Compiling a list of the “best” fine art programs in college can be contentious. We need to set the criteria on what makes a fine art program one of the best, if not the best.
Should it include the number of graduates who have been featured in galleries, collections, and exhibitions? Should we break down the income of each professional artist and gauge from there? Or should we simply review the artwork produced by the artists from a purely critical and academic level? Of course, we should also consider the non-artistic aspects involved in becoming an artist (i.e. the drive and determination of the person to succeed, the marketing strategy used to promote their brand and work, etc.), some of which aren’t even taught by the best fine art programs.
This inexact science of determining the best among the rest will raise the ire of different artists who have gone through the colleges listed. However, instead of going through the lengths of researching each criteria to determine the best fine art programs, it’s probably best and efficient to let actual students who have gone to the more popular programs do the talking for us!
Below are what students at College Confidential are saying about the more popular and well-reputed fine art college programs. The goal here is to provide you with unfiltered opinion from college students about the different fine art programs in college that you can take. Thus, if you are an aspiring art student, then you should read on and find out which program suits you best.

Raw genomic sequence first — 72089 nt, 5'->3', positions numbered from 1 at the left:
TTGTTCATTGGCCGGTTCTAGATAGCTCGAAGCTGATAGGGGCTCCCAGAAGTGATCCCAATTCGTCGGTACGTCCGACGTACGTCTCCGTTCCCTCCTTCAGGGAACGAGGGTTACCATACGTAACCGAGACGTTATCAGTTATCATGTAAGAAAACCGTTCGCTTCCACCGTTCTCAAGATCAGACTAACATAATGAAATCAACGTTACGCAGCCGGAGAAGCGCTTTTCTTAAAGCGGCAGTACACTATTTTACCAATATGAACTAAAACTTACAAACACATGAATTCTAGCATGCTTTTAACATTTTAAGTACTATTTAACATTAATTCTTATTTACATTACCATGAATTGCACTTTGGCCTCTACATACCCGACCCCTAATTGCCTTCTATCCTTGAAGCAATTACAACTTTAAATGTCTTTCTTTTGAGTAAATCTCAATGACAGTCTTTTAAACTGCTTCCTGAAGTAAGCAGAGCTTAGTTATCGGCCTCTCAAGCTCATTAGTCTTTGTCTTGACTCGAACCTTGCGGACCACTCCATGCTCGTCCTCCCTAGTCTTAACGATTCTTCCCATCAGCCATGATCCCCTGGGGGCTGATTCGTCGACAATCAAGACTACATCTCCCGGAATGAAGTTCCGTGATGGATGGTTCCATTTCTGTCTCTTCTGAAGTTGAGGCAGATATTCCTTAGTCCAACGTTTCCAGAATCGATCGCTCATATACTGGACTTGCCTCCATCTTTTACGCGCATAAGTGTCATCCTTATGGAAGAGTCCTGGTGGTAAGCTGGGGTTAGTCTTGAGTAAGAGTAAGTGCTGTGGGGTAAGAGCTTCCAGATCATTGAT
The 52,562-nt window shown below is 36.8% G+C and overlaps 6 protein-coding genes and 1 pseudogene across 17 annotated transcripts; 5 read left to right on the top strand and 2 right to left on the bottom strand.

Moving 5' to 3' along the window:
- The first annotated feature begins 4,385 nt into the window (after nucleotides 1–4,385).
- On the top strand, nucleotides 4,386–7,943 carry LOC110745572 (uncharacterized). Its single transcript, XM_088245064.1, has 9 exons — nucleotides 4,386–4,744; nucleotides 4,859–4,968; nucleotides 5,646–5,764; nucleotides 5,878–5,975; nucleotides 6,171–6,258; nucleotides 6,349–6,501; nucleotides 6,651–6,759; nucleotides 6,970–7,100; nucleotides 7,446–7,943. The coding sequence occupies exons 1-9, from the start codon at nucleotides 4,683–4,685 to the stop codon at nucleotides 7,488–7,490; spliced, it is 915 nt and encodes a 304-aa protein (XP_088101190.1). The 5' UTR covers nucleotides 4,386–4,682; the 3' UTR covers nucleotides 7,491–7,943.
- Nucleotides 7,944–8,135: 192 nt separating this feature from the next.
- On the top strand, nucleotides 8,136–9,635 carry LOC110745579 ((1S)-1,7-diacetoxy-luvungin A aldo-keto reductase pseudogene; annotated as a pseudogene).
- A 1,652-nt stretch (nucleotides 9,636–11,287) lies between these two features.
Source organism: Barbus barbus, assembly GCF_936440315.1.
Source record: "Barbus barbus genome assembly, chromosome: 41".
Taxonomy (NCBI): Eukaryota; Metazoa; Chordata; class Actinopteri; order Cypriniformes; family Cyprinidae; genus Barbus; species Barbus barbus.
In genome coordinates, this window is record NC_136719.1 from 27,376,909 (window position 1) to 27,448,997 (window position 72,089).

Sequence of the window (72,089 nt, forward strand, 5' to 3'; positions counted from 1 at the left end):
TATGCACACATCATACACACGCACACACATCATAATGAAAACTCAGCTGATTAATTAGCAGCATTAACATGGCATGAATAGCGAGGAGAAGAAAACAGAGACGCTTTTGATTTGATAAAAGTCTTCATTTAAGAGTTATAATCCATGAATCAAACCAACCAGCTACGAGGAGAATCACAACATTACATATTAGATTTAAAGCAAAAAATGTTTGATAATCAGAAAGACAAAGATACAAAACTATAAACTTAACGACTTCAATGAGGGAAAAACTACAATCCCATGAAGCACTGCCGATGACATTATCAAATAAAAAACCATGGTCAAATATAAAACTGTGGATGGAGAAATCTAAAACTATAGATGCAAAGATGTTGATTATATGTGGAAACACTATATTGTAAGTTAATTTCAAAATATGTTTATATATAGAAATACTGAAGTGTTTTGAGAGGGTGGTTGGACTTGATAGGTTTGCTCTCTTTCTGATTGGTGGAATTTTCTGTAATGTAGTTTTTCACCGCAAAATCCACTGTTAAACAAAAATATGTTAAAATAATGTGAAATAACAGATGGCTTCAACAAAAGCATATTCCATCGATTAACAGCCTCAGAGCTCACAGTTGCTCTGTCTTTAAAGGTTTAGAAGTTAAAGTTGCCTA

Click on the links below to go straight to the opinions about the specific fine art program.
Yale University School of Art
Rhode Island School of Design
University of California Los Angeles Department of Art
School of The Art Institute of Chicago
School of the Museum of Fine Arts
School of Visual Arts
“I submitted a portfolio, and I’ve won numerous state and national competitions (and was a semifinalist to an international competition) and yet I was still rejected because my SATs were below the threshold (not by much – 2170) and my GPA is a 90.1/100 (UW)” — click here for the source
“If your portfolio is really good, it might be a little bit of a hook, otherwise, you are just like anyone else applying to Yale. You have to have the whole package, and even then it’s anybody’s game. Once you are in, I don ‘t know how hard it is to get into the art major.” — click here for the source
“Yale differs from many other elite research universities because it has a vibrant, respected MFA program in visual arts. Of course it has good art facilities and faculty. (Look into Harvard’s art facilities and permanent faculty if you want a baseline for contrast.) But that’s not the same thing as having arts practice being the very essence of the institution’s reason for being. And, yes, artists at Yale, while accepted, cherished, and supported by the wider community, are always going to be a tiny minority there. That’s what I was getting at by citing the numbers above. If you need dozens and dozens of colleagues, and a wide choice of faculty, you won’t find them at Yale.” — click here for the source